The third 2020 issue of Journal of Baltic Studies (Vol 51, Issue 3) is now available online. The special issue Entangled Cultures in the Baltic Region contains articles on David Hilchen’s correspondence with humanists from the Low Countries; the model of entanglement and change in literary history; serfdom as entanglement; the readerly dynamic of ‘overhearing’; entangled discourses in a Bildungsroman of Soviet Estonian modernity; entangled perspectives on the book series Loomingu Raamatukogu; complementary occlusions and interlocking extremes in Baltic-Russian memory conflicts; and entangled memories of human rights in Kristina Norman’s video art.
The issue also includes three book reviews and a list of recently published Baltic titles.
Cultural entanglement in early modern letter-writing: David Hilchen’s correspondence with humanists from the Low Countries
Kristi Viiding & Thomas Hoffmann
In the early modern times, correspondence doubtlessly formed an indispensable tool of intercultural communication, exchange, and influence. To determine exactly how far this correspondence did not serve merely as a projection screen reflecting otherwise separated worlds, but effected true entanglement among the letter-writers and their cultural spheres, requires a detailed analysis of the interconnectedness of the ideas and intents transmitted by them. This article undertakes this task through the correspondence between the Livonian humanist and diplomat David Hilchen (1561–1610) and the humanists Justus Lipsius, Johannes Wowerius, Josephus Justus Scaliger, and Janus Dousa in the Low Countries.
KEYWORDS: Humanism in the Low Countries, cultural entanglement, humanism in Livonia, humanism in Poland, Neo-Latin epistolography, David Hilchen, Justus Lipsius
The model of entanglement and change in literary history: peculiarity and performance of a pattern for pre-national literature
The model of entangled history appears to be extremely helpful for the literary history of multilingual and multiethnic spaces, since it not only transcends how nations are fixed in the sense of state, ethnicities, and language, but also reveals the manifold entanglements of structures relationships, interactions, and the like. The processes of change in literary history from an epochal structure to an everyday one set the shape of the literature as a whole and of the single text, and as a rule they appear different when seen from a global perspective rather than a local one. Therefore, how suitable the interlacing model is for describing and analyzing these conversion processes needs to be examined.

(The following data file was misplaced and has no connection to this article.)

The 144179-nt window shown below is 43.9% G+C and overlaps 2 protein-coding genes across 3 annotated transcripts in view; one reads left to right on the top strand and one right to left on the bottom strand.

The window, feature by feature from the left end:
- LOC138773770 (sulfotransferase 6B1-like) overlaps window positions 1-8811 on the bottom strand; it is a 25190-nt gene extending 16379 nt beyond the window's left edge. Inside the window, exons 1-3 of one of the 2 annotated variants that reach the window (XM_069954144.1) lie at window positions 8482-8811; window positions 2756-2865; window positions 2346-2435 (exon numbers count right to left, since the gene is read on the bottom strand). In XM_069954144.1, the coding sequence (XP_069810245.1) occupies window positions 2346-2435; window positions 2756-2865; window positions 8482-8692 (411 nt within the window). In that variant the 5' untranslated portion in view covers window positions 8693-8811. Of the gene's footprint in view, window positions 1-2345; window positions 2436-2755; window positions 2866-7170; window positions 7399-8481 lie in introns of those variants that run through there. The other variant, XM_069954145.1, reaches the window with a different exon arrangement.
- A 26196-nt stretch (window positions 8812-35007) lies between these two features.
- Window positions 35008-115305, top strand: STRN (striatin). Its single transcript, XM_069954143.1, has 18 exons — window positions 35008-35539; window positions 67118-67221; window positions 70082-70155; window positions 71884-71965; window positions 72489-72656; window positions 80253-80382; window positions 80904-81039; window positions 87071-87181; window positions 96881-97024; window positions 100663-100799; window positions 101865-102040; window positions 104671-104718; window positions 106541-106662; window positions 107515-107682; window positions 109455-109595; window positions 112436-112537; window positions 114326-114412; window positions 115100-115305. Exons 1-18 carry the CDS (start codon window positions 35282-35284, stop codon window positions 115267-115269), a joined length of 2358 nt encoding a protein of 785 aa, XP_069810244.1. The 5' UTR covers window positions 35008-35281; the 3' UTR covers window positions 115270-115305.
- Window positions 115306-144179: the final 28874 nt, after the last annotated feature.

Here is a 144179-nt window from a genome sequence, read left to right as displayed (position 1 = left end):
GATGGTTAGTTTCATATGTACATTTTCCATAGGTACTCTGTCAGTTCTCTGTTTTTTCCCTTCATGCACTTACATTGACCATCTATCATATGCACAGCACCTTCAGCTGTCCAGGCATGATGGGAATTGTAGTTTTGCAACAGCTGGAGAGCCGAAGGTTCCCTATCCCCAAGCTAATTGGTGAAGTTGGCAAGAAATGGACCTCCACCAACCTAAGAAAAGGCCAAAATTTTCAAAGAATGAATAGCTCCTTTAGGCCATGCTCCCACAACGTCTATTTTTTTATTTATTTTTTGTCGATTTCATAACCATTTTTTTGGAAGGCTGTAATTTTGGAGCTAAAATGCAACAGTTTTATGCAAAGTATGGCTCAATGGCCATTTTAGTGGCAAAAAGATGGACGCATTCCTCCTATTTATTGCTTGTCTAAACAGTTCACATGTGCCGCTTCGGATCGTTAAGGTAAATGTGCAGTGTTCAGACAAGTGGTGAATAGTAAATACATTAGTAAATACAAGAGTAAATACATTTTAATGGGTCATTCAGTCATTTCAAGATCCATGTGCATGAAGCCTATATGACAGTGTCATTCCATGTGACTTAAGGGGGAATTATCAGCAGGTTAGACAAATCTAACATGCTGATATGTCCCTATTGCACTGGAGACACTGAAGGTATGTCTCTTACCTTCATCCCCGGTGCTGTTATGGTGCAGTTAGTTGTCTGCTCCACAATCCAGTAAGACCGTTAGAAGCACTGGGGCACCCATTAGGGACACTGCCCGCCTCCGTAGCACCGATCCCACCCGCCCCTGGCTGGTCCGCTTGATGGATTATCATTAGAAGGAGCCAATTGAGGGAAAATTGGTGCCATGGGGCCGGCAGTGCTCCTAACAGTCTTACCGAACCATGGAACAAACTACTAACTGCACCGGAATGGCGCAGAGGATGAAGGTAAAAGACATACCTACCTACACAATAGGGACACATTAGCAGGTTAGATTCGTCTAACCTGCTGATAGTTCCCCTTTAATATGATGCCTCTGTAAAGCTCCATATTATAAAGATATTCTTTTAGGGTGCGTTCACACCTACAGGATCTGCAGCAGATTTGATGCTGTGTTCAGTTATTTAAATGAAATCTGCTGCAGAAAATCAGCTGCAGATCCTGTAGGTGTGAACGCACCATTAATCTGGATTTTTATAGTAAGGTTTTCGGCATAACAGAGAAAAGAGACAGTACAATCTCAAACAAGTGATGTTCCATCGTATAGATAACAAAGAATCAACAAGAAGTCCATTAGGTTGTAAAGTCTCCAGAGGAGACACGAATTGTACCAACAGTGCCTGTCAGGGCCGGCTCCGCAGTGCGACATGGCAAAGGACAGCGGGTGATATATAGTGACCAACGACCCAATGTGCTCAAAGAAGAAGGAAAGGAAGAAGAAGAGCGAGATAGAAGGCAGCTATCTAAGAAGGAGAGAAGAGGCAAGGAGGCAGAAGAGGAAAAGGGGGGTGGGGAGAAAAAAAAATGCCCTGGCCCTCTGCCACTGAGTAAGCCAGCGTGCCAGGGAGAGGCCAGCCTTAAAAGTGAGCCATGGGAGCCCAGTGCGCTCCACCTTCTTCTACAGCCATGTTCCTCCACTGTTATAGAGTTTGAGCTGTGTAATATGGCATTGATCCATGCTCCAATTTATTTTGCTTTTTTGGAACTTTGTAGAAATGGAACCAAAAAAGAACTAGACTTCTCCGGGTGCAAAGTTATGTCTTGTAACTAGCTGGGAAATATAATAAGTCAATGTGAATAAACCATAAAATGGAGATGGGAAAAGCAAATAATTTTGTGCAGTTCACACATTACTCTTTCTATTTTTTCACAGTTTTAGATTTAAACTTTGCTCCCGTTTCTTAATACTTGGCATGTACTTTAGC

KEYWORDS: Entanglement, literary change, literary history, German literature, baltic German literature, cultural transfer
Serfdom as entanglement: narratives of a social phenomenon in Baltic history writing
Linda Kaljundi & Ulrike Plath
Serfdom narratives belong to the most prominent, emotionalized, and politicized elements of Baltic history writing. We are claiming in this article that serfdom narratives, although used mainly in national narratives, are regionally and globally entangled topics shared not only by historians from very different contexts but also created outside the historical canon in fiction and the arts. To analyze Baltic history writing as a form of entangled literature we are comparing serfdom narratives in Estonian and Baltic German history writing throughout the long nineteenth century.
KEYWORDS: Serfdom, entanglement, history writing, transnationalism, Estonia, Baltic Germans
Entangled histories and divided audiences: overhearing Joseph Conrad, W. G. Sebald, and Dan Jacobson
This article focuses on specific effects that occur when transnational literary texts encounter diverse readerships that do not share the same historical imaginary. The author highlights a readerly dynamic of ‘overhearing,’ in which readers realize their outsider position within the discourse of a text but also recognize something sufficiently familiar in it to imagine a linkage to their own historical and social position. This dynamic is studied through texts by twentieth-century émigré authors Joseph Conrad and W. G. Sebald as well as by Dan Jacobson, whose memoir on the Lithuanian past of his Jewish family is referenced by Sebald.
KEYWORDS: Comparative literature, transcultural memory studies, postcolonial studies, post-Soviet studies, central and eastern Europe
Entangled discourses in a Bildungsroman of Soviet Estonian modernity: from an Ugly Duckling to Gagarin’s Space Princess?
Rannamaa’s youth novel duology Kadri (1959) and Stepmother (1963), set from mid-1950s to 1961, has retained its appeal across generations in Estonia. This article discusses the novels as a postcolonial Bildungsroman, analyzing the tangle of divergent and often contradictory strands inflecting the socio-political, cultural, and literary phenomena and interconnections operative at the time of their writing. The example of the Kadri novels and their history of publication will show how a particular locus of entanglement need not be static, but rather one transforming in time, and, crucially, one producing propulsions to untangle combined with the dynamics of entanglement and relationality.
KEYWORDS: Entangled history, postcolonialism, modernity, Bildungsroman , youth novel, Franco Moretti, Sarah Nuttall, Silvia Rannamaa, Yuri Gagarin
Translating the Soviet Thaw in the Estonian context: entangled perspectives on the book series Loomingu Raamatukogu